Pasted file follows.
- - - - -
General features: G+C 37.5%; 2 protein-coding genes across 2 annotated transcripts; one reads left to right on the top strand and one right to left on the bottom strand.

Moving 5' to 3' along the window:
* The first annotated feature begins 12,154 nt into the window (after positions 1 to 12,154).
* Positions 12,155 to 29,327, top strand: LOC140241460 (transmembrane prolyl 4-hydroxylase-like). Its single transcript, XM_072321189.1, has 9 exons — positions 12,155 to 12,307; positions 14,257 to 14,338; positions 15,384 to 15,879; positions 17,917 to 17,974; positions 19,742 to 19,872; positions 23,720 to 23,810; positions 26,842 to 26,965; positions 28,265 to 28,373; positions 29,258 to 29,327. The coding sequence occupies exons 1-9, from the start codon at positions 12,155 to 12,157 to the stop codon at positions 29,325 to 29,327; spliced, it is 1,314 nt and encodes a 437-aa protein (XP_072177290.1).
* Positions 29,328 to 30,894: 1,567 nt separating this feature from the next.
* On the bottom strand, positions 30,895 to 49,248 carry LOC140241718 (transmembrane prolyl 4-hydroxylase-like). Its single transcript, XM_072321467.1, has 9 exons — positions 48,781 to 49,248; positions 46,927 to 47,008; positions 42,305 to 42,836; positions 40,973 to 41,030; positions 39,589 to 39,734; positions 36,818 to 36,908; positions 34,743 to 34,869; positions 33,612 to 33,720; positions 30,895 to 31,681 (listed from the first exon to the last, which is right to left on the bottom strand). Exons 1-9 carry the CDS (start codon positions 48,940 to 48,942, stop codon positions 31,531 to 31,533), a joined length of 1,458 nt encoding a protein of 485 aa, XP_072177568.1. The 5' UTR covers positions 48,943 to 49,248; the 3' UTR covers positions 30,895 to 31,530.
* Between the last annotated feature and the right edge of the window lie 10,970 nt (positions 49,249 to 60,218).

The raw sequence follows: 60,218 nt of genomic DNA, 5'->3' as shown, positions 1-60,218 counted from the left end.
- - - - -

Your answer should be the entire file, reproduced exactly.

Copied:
General features: G+C 37.5%; 2 protein-coding genes across 2 annotated transcripts; one reads left to right on the top strand and one right to left on the bottom strand.

Moving 5' to 3' along the window:
* The first annotated feature begins 12,154 nt into the window (after positions 1 to 12,154).
* Positions 12,155 to 29,327, top strand: LOC140241460 (transmembrane prolyl 4-hydroxylase-like). Its single transcript, XM_072321189.1, has 9 exons — positions 12,155 to 12,307; positions 14,257 to 14,338; positions 15,384 to 15,879; positions 17,917 to 17,974; positions 19,742 to 19,872; positions 23,720 to 23,810; positions 26,842 to 26,965; positions 28,265 to 28,373; positions 29,258 to 29,327. The coding sequence occupies exons 1-9, from the start codon at positions 12,155 to 12,157 to the stop codon at positions 29,325 to 29,327; spliced, it is 1,314 nt and encodes a 437-aa protein (XP_072177290.1).
* Positions 29,328 to 30,894: 1,567 nt separating this feature from the next.
* On the bottom strand, positions 30,895 to 49,248 carry LOC140241718 (transmembrane prolyl 4-hydroxylase-like). Its single transcript, XM_072321467.1, has 9 exons — positions 48,781 to 49,248; positions 46,927 to 47,008; positions 42,305 to 42,836; positions 40,973 to 41,030; positions 39,589 to 39,734; positions 36,818 to 36,908; positions 34,743 to 34,869; positions 33,612 to 33,720; positions 30,895 to 31,681 (listed from the first exon to the last, which is right to left on the bottom strand). Exons 1-9 carry the CDS (start codon positions 48,940 to 48,942, stop codon positions 31,531 to 31,533), a joined length of 1,458 nt encoding a protein of 485 aa, XP_072177568.1. The 5' UTR covers positions 48,943 to 49,248; the 3' UTR covers positions 30,895 to 31,530.
* Between the last annotated feature and the right edge of the window lie 10,970 nt (positions 49,249 to 60,218).

The raw sequence follows: 60,218 nt of genomic DNA, 5'->3' as shown, positions 1-60,218 counted from the left end.